Project: The Lair. Research notes.

Here are my research notes.

Since my alter ego is based on a world of warcraft character I took much of my inspiration of that environment. However I wanted to give it a bit more than the typical blood elf environment.  Rococo patterns were what I was mostly looking at and lightning, how to combine gold with the typical red blood elven environment. Knowing that the rococo patterns mostly are decorations that are still being used in the French palaces I implimented these in my mood sheet.

Rococo, less commonly roccoco, or “Late Baroque”, is an 18th-century artistic movement and style, affecting many aspects of the arts including painting, sculpture, architecture, interior design, decoration, literature, music, and theatre. It developed in the early 18th century in Paris, France as a reaction against the grandeur, symmetry, and strict regulations of the Baroque, especially of the Palace of Versailles.” – https://en.wikipedia.org/wiki/Rococo

 

                                (Mood sheet. Images are screenshots from Blizzard’s World of Warcraft; Silvermoon and interieur of several palaces.Google image searches.)

I also took several references of certain items I wanted to include in my animation from the game itself by taking screenshots or simply exploring the buildings and items that are shown in game.

 

(Screenshots taken from the Blizzard game World of Warcraft: Silvermoon and Talador.)

 

Maya research.

Aside from the tutorials in class itself and the tutorials posted on our university’s website, it didn’t cover everything I wanted to impliment in my animation, therefor I turned to old trusted youtube for some easily explained tutorials. Light such as fires or candle lights and smoke.

                            (Youtube user : Sangiemenla. Covered both fire and smoke effects.)

For the curtains I used a tutorial that was provided by Maya itself, which guides you to a tutorial on their official website. It’s a written tutorial which was very helpful.

Creating objects wasn’t much of an issue for me, however keeping the computer from lagging by adding too many items was somewhat of a struggle. Most of my reseach therefor took place in the game itself. Observing how items were put together, if it were several polygons or if it was simply one polygon which was textured in a way that it made it seem as if it consisted out of several.  This left me to actually texture more and try to limit the amount of polygons and so kept my project in a more manageable (no lag) situation.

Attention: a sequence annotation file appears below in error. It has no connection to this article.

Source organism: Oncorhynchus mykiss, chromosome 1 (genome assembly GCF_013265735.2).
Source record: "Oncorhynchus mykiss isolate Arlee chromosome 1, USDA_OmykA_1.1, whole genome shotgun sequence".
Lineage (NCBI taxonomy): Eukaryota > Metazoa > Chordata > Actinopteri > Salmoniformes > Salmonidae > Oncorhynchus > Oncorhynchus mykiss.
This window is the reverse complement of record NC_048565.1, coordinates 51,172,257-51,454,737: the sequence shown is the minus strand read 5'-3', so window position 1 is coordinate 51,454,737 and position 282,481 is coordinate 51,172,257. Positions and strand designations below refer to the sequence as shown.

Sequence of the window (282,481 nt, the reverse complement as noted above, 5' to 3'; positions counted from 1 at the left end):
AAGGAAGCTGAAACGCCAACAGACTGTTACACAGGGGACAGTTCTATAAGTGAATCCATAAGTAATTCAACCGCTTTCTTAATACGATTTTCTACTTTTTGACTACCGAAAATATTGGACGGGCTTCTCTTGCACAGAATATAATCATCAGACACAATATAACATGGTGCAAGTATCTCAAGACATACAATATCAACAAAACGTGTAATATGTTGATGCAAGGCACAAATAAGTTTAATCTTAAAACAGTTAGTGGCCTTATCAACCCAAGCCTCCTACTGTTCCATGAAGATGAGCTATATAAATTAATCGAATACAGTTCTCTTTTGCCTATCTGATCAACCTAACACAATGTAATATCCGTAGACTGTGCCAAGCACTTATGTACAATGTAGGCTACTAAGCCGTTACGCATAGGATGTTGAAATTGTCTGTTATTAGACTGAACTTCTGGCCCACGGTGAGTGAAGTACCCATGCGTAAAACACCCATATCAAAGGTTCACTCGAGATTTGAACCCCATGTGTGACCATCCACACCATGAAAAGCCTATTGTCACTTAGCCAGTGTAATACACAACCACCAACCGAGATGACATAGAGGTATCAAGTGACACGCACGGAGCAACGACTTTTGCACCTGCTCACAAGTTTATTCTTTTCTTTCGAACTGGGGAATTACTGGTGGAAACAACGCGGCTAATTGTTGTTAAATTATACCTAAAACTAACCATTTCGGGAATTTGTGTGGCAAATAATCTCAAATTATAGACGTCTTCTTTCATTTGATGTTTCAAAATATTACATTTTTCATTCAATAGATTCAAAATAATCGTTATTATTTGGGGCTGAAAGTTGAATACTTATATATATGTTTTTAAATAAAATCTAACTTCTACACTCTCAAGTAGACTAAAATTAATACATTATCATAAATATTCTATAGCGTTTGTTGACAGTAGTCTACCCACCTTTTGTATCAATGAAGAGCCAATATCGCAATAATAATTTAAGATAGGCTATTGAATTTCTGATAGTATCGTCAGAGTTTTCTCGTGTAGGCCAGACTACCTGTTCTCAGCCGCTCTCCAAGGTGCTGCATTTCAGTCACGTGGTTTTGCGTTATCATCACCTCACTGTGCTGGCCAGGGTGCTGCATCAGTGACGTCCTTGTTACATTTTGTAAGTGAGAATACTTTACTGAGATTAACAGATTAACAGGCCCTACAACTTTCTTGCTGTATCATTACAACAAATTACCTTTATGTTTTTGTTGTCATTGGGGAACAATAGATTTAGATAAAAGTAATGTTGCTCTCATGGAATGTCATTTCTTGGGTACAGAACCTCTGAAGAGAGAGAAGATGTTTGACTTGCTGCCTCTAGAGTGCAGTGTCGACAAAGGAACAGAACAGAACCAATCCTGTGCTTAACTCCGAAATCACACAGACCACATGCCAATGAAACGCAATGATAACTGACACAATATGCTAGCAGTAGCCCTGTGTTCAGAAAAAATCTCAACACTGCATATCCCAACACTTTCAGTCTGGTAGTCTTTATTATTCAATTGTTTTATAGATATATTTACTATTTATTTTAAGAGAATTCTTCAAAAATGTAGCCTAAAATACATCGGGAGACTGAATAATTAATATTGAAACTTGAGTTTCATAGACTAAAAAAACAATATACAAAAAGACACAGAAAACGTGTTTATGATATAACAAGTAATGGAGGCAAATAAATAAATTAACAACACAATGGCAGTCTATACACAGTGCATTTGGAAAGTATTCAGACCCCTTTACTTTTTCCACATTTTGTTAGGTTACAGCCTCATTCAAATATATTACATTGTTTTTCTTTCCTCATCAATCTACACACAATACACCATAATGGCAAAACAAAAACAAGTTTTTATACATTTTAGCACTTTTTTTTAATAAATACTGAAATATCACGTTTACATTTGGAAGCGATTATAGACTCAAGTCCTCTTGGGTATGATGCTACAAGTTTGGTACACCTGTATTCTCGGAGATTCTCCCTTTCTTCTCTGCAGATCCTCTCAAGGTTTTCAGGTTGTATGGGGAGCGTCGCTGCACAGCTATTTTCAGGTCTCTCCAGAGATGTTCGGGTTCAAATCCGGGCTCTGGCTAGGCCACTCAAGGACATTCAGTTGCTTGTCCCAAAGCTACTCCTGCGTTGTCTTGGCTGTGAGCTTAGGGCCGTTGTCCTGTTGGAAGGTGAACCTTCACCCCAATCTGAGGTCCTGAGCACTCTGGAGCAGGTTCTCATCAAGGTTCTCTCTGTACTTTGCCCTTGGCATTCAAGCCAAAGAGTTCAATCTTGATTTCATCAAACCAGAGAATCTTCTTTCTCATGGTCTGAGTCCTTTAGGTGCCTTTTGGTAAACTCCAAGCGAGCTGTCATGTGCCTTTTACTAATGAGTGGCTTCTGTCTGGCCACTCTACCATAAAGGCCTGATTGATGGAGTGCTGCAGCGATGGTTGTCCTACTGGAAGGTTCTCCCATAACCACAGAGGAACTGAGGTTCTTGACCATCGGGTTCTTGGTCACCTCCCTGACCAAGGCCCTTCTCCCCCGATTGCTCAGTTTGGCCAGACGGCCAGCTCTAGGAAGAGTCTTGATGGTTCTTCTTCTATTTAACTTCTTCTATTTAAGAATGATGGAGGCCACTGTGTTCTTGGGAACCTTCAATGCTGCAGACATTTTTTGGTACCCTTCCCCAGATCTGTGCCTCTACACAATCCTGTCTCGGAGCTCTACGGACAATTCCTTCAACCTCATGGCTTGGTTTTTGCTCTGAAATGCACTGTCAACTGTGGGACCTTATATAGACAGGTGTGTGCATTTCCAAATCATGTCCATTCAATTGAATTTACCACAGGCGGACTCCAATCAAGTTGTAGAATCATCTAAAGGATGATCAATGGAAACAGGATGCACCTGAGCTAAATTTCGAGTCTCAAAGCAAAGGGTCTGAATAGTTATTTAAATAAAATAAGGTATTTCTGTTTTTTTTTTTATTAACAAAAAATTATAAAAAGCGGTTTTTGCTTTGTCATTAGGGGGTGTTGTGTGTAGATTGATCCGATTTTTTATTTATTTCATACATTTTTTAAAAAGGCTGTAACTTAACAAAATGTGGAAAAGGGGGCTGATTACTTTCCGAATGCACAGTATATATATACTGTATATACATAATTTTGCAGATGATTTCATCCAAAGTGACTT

WoWScrnShot_031916_115443w

However, items/displays that were on ‘eye-level’ seemed to be with individual items.

WoWScrnShot_031916_115500w

And the items were mostly a copy of one another regarding textures. The reason it almost goes unnoticed seems to be because each shelf has another lay-out. As seen in the image above:  the Top shelf has 3 books, all the same texture, however layed out differently. Second, two scrolls and two books which have different textures, third shelf has scrolls with ‘rolls’ in them which takes the attention away from the three books with the same textures.  All in all, the shelves are filled with 1 and the same book which is covered with 2 different colours as textures and the smaller scrolls are the same as the larger ones, just scaled down in size. From this I took that repeating on eye-level will give you a ‘copy-paste’ feel, however when it’s above eye-level it really doesn’t matter if you texture a bookcase as the observer won’t notice (with the right lighting and shadows) that it’s actually a flat surface.

 

 

 

 

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